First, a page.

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Meat: A Benign Extravagance Paperback – January 28, 2011
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The Western penchant for the overconsumption of meat has led to concerns about sustainability, food security, and social and environmental justice. In response, some activists have proposed a worldwide transition to vegetarian or even vegan diets. In this comprehensive, meticulously researched study based primarily on an analysis of professional literature and focused mostly on food production in the UK and, to a lesser extent, the US, Fairlie (community farmer; editor, The Land, UK) views vegetarianism/veganism as only a partial solution. Although he sees advantages to the adoption of vegetarian and vegan diets, he maintains that vegetables do not produce the higher quality protein of meat diets. Further, he argues that meat can be produced efficiently on a smaller scale and then distributed equitably among nations. His solution to the problem of efficiency is to reject the specialized industrial farming model sanctioned by the UN's Food and Agriculture Organization, which is based on the expensive and wasteful production of grain, for what he terms a "default livestock" model. This model is an integrated agricultural system of raising vegetables in which both vegetable byproducts and land unsuitable for other agricultural purposes are used to produce meat, dairy, and other animal products.
“Simon Fairlie, a farmworker and editor of Britain's prestigious Ecologist magazine, has given us a wonderful treatise on the ecological niche and cultural history of the world's primary livestock animals: beef and dairy cattle, pigs, sheep, and poultry. There is more to this than retrospective, however. Fairlie's aim is to shed light on the current debate over the role of meat in the human diet, economy, and perhaps most importantly, the flows of carbon dioxide and methane from human activities that threaten to unhinge the climate. The value of this book is chiefly the well-argued case that it makes against both industrial forms of meat production and the folly of veganism as a universal dietary solution to animal cruelty and threats of climate change. Vegan eaters and farmers might well work and eat in a matrix of integrated livestock farming. Fairlie is kind toward individual vegans but little social or ecological value is to be gained and much lost from expanding vegan dietary practices. A secondary and significant value of Meat is the careful explication it makes of the complementary roles of our familiar livestock animals in mixed farm production, a system far more likely to serve us well through the coming decades of energy descent than industrial agriculture. Erudite, well grounded in the author's farming experience, and delightfully written, this book recommends itself to all permaculture designers, and to every intelligent reader who has concerns for climate stability and a regenerative land use. It is more than a primer, offering an insightful examination of the central problems of agriculture itself, both past and present.”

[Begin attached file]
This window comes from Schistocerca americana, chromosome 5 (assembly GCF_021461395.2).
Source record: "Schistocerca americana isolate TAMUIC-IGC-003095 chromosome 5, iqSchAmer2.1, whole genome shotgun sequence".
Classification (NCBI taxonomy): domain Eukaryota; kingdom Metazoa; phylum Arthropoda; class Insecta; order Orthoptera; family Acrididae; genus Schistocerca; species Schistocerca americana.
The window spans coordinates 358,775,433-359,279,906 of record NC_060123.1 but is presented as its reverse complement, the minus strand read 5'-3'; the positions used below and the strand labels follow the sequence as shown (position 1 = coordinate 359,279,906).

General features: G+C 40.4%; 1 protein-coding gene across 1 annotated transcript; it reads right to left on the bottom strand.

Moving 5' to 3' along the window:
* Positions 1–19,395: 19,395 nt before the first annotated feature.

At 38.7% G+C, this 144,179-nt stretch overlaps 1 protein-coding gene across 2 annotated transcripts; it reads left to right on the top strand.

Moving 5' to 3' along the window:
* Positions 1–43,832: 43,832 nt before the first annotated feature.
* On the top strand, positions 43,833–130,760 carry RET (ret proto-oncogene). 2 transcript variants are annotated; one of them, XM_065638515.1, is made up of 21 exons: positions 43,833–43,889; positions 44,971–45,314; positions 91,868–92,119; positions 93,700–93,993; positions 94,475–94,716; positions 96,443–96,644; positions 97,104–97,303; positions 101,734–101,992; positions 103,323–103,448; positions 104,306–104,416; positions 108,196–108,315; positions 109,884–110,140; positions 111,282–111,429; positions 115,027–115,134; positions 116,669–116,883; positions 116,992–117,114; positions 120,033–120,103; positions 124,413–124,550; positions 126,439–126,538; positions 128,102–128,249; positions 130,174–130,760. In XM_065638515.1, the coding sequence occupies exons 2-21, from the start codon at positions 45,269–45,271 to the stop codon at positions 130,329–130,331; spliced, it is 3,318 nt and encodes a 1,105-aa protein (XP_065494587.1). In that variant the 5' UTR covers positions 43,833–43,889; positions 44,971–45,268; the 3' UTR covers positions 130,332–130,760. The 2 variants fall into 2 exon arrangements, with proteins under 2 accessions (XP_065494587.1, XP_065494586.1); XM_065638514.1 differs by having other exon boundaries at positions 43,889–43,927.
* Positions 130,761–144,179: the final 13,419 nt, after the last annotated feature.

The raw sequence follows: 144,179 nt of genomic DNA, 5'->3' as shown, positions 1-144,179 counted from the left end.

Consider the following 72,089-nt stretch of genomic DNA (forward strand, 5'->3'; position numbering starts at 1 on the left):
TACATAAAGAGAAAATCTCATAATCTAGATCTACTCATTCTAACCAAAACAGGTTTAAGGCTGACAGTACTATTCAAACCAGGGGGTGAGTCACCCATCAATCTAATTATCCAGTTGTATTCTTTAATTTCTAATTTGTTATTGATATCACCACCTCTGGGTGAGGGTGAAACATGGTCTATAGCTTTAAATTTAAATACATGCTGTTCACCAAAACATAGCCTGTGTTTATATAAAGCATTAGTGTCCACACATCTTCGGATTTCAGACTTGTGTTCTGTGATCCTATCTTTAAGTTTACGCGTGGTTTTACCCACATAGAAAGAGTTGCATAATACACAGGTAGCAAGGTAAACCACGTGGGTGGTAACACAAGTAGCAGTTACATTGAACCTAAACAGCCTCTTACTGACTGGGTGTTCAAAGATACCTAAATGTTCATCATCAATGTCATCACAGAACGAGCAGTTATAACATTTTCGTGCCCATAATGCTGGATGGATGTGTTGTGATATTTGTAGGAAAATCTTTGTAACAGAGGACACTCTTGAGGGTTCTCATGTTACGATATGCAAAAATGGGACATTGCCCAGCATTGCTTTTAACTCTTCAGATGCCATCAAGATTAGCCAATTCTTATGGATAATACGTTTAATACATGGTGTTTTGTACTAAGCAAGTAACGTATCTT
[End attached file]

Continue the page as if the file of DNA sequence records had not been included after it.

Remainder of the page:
"This book is a masterpiece: original, challenging and brilliantly argued. Simon Fairlie is a great thinker and a great writer."--George Monbiot, Environmental and political activist, author and journalist
"Simon Fairlie's Meat: A Benign Extravagance is the sanest book I have read on the subject of how the human race is going to feed itself in the years ahead."--Gene Logsdon, Author of Holy Shit and The Contrary Farmer
"Simon Fairlie provides us with an unusual and extremely important gift in his new book, Meat: A Benign Extravagance. By helping us understand how our food choices actually shape the landscape in which we live, he provides a perspective that is all too often missing in the more simplistic judgments which are all too prevalent in our public discourse about food. Even scientists who do Life Cycle Analysis often miss the landscape impact analysis. Fairlie corrects that problem. Everyone interested in how their food choices can affect the ecological, social and economic health of the communities in which they live, should read this book."--Frederick Kirschenmann, Distinguished Fellow, Leopold Center for Sustainable Agriculture, and President of Stone Barns Center for Food and Agriculture
"No-one has ever analysed the world's food and agriculture more astutely than Simon Fairlie-an original thinker and a true scholar. Here he shows that while meat is generally a luxury it is often the best option, and could always be turned to advantage-if only we did things properly; but this, with present economic policies and legal restrictions, is becoming less and less possible. Everyone should read this book-especially governments, and all campaigners."--Colin Tudge, Biologist and author
"This is a tremendous and very timely book: the world's meat consumption is rapidly rising, leading to devastating environmental impacts as well as having long term health implications for societies everywhere. Simon Fairlie's book lays out the reasons why we must decrease the amount of meat we eat, both for the planet and for ourselves. This brilliant book is essential reading for anyone who cares about food and the environment."--Rosie Boycott, Founder of Spare Rib and Virago Press, ex-editor of the Independent, Independent on Sunday, Daily Express and Esquire magazine, broadcaster, writer and campaigner and currently Food Advisor to the Mayor of London